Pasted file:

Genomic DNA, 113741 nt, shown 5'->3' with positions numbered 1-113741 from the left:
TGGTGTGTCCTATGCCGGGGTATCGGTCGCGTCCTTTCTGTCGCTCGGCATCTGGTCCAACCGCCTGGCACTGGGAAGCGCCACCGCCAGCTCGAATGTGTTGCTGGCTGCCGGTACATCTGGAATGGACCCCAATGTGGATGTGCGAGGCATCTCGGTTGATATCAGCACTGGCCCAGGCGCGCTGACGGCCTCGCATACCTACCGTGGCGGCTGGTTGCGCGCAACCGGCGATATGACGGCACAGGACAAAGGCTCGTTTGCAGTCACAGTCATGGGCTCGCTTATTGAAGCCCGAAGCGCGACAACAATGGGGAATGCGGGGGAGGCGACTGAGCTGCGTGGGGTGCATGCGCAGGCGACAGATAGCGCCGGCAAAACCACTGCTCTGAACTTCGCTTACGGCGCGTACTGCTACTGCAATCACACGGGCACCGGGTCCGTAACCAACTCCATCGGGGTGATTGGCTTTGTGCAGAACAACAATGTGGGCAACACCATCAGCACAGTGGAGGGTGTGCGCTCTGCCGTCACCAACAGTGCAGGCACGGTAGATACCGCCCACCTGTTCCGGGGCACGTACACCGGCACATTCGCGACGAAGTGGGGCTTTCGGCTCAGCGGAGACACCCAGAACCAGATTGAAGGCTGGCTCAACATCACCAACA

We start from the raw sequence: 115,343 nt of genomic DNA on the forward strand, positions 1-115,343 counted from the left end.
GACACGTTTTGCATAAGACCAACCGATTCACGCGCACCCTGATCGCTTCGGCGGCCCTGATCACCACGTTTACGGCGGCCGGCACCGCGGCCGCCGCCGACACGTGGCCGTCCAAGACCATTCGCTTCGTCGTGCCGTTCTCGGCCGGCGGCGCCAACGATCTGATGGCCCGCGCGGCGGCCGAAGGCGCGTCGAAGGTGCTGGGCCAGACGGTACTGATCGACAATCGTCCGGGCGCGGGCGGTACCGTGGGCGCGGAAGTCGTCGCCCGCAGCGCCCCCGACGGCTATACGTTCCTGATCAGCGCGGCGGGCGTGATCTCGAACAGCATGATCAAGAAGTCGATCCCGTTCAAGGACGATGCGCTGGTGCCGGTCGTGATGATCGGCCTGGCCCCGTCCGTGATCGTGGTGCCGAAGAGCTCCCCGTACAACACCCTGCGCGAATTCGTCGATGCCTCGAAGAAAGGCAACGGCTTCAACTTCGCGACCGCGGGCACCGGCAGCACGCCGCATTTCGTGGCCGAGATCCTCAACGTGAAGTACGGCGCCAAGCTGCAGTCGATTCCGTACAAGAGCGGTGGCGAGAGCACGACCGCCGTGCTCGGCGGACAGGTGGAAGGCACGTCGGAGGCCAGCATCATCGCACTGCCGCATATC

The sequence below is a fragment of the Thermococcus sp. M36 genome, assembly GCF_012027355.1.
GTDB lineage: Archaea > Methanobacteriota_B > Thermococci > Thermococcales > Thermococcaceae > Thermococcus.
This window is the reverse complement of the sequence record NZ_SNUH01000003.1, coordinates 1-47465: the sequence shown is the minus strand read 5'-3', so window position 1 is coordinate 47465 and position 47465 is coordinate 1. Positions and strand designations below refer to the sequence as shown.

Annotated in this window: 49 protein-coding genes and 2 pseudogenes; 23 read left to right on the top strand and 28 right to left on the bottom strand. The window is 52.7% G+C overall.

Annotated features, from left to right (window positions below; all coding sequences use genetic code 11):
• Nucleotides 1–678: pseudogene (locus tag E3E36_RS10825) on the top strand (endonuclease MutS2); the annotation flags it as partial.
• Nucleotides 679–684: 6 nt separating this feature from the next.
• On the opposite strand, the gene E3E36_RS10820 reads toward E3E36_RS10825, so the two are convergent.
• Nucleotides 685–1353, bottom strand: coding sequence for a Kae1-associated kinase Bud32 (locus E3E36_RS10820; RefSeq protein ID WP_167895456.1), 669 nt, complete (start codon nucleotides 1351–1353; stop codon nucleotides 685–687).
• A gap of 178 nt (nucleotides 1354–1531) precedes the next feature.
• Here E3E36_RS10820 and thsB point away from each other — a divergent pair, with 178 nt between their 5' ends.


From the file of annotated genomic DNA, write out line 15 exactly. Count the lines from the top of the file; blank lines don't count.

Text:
• Here E3E36_RS10820 and thsB point away from each other — a divergent pair, with 178 nt between their 5' ends.